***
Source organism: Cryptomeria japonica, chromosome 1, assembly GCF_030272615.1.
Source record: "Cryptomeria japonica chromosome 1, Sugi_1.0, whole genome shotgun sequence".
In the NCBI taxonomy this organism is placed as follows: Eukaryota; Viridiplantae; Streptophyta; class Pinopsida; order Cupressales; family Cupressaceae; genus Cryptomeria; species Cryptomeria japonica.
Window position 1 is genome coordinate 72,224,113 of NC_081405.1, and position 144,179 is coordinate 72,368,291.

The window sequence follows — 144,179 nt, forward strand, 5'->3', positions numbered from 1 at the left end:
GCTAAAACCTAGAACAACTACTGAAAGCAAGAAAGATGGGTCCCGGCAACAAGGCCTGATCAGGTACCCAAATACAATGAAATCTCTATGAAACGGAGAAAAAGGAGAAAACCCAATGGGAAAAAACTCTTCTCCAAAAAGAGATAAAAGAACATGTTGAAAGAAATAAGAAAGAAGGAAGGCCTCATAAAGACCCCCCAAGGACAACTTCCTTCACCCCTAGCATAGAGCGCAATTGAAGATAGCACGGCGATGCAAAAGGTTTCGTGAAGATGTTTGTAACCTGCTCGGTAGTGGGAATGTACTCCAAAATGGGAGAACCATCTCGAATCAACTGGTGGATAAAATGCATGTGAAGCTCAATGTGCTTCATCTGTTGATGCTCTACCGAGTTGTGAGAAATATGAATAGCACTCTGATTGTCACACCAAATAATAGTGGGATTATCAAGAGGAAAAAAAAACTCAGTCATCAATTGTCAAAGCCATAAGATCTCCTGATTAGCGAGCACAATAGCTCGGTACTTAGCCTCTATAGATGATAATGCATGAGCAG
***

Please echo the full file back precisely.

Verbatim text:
Source organism: Cryptomeria japonica, chromosome 1, assembly GCF_030272615.1.
Source record: "Cryptomeria japonica chromosome 1, Sugi_1.0, whole genome shotgun sequence".
In the NCBI taxonomy this organism is placed as follows: Eukaryota; Viridiplantae; Streptophyta; class Pinopsida; order Cupressales; family Cupressaceae; genus Cryptomeria; species Cryptomeria japonica.
Window position 1 is genome coordinate 72,224,113 of NC_081405.1, and position 144,179 is coordinate 72,368,291.

The window sequence follows — 144,179 nt, forward strand, 5'->3', positions numbered from 1 at the left end:
GCTAAAACCTAGAACAACTACTGAAAGCAAGAAAGATGGGTCCCGGCAACAAGGCCTGATCAGGTACCCAAATACAATGAAATCTCTATGAAACGGAGAAAAAGGAGAAAACCCAATGGGAAAAAACTCTTCTCCAAAAAGAGATAAAAGAACATGTTGAAAGAAATAAGAAAGAAGGAAGGCCTCATAAAGACCCCCCAAGGACAACTTCCTTCACCCCTAGCATAGAGCGCAATTGAAGATAGCACGGCGATGCAAAAGGTTTCGTGAAGATGTTTGTAACCTGCTCGGTAGTGGGAATGTACTCCAAAATGGGAGAACCATCTCGAATCAACTGGTGGATAAAATGCATGTGAAGCTCAATGTGCTTCATCTGTTGATGCTCTACCGAGTTGTGAGAAATATGAATAGCACTCTGATTGTCACACCAAATAATAGTGGGATTATCAAGAGGAAAAAAAAACTCAGTCATCAATTGTCAAAGCCATAAGATCTCCTGATTAGCGAGCACAATAGCTCGGTACTTAGCCTCTATAGATGATAATGCATGAGCAG